3 Qualities to Cultivate as a Technical CEO – Under30CEO – William Esping

This article was first published on Under30CEO here: William Esping – 3 Qualities to Cultivate as a Technical CEO — http://under30ceo.com/3-qualities-to-cultivate-as-a-technical-ceo/

Working on a tech-oriented startup project, it’s easy to bury yourself in the data models and logistics. But spending so much time on  the specifics of your project can quickly distract you from other considerations that might make or break your first attempt to gain funding.

When you begin looking for venture or angel investment, you are putting the entirety of your life under the microscope. Whether its your past work experience or your decisions in your personal life, every facet of your character is going to be evaluated.

There are a few distinct qualities you are going to need to cultivate now if you hope to have someone else’s money bank rolling your success.

I. Self-Awareness

Before you stand in front of several highly scrutinizing people who are considering taking an enormous risk on your business, it’s important to understand where your personal skills and weaknesses are. If you don’t, you can expect to quickly be made aware of them.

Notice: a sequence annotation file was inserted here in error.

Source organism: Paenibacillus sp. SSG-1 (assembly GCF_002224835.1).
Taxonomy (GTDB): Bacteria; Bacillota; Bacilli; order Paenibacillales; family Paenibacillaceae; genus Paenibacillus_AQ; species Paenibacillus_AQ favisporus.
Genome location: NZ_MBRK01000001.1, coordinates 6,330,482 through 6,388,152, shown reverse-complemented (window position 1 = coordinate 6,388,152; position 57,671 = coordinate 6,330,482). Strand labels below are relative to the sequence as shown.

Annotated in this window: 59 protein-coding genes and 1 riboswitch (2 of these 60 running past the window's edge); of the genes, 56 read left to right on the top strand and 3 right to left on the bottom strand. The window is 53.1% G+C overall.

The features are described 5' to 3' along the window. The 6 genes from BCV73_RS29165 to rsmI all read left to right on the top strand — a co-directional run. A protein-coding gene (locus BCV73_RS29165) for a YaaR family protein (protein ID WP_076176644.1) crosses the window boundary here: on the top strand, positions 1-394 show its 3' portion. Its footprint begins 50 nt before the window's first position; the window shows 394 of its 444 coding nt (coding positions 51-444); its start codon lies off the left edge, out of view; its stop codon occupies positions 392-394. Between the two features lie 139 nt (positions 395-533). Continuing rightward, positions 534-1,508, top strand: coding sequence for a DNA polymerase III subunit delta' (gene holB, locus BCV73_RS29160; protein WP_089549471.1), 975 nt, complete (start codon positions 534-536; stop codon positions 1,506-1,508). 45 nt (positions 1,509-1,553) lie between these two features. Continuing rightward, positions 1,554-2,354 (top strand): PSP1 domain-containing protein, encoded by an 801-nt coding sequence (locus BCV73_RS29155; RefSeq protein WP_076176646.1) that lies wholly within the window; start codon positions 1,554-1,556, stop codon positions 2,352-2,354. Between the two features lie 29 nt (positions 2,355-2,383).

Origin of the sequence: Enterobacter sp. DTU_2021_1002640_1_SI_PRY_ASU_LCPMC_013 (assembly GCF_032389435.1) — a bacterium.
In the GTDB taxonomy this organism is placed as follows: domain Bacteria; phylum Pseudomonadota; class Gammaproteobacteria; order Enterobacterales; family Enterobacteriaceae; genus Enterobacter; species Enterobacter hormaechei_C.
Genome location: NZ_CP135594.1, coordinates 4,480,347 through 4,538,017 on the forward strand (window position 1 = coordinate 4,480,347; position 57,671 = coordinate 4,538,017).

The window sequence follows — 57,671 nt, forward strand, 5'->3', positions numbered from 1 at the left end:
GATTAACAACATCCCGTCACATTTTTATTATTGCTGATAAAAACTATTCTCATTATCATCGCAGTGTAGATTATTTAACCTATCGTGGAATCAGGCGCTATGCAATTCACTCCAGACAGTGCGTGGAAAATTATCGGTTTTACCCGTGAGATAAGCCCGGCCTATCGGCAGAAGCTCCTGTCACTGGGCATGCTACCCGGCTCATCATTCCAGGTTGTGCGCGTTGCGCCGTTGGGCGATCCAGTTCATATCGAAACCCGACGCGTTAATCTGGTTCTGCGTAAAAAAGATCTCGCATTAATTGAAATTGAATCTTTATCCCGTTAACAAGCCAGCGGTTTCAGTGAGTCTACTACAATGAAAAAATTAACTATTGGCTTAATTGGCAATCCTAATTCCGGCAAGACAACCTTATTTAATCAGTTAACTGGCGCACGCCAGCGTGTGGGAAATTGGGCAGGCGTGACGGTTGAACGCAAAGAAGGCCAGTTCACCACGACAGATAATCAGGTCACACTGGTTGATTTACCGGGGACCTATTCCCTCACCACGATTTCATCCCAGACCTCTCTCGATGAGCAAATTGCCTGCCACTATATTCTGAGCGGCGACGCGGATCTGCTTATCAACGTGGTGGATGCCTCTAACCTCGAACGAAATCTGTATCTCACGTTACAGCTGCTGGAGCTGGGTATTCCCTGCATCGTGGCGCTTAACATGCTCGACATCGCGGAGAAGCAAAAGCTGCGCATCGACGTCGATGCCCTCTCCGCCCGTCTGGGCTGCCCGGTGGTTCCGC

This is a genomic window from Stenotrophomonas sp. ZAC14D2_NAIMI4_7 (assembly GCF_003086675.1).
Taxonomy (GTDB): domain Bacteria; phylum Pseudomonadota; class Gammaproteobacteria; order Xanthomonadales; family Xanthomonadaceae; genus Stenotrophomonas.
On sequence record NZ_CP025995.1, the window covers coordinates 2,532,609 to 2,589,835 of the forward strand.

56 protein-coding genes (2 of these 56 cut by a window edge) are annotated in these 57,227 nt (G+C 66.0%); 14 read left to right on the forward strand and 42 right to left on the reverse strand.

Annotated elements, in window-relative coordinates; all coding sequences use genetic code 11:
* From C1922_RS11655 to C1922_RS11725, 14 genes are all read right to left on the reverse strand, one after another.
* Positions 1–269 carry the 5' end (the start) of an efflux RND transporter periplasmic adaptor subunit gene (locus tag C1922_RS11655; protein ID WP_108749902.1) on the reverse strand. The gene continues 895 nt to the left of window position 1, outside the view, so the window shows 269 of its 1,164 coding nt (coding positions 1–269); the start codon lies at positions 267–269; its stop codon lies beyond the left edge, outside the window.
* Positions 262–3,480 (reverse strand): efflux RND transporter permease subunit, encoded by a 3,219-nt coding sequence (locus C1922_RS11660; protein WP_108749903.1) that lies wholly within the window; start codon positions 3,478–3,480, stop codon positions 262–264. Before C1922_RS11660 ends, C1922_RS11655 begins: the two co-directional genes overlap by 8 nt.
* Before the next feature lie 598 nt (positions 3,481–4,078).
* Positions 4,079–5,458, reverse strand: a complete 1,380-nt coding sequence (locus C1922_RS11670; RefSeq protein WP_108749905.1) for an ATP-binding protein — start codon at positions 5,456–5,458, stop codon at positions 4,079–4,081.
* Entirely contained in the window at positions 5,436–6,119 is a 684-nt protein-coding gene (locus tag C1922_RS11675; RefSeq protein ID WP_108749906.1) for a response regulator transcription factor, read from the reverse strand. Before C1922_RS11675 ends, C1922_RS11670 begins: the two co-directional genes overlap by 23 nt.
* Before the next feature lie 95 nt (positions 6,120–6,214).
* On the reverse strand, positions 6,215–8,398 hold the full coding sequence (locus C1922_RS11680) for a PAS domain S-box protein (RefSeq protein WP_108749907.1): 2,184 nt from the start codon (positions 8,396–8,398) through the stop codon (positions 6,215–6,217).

Grit and initiative are often valued as key qualities for an entrepreneur, but you can take a can-do attitude so far that it becomes blinding. From start to finish, it’s essential to be realistic about how much you can skillfully accomplish within your venture. If you are a technically minded person, chances are that you do not have the sales or operations experience another individual might. If that’s the case, it’s time to find someone else to join your leadership team that can make your product do more than sit on the shelf.

If you’re uncertain of exactly which areas you will need the most help with, this might be the perfect time to lock down the first member of your board of advisors. A good board member could not only help you determine what you’re lacking, but also be able to make introductions to potential partners to fill these gaps.

Ralph Waldo Emerson said, “Most of the shadows of life are caused by standing in our own sunshine.” In preparing for your business pitch, it is critical to determine what shadows you’re not seeing. Should you fail to know your own shortcomings and address them, there is a good chance you will also fail to find funding.

II. Integrity

Trust is an enormous component of investing. Regardless of whatever fail-safes an investor places in your company, they are still taking an incredible risk on you. If you’re the lead entrepreneur for the company, your integrity reflects the company’s integrity.

There are two types of integrity: integrity in the sense of morality, indicated by the correctness of your actions, and integrity in the sense of consistency, indicated by a lack of contradiction between your beliefs and actions. As an entrepreneur preparing to receive a lot of attention, you’re going to need both.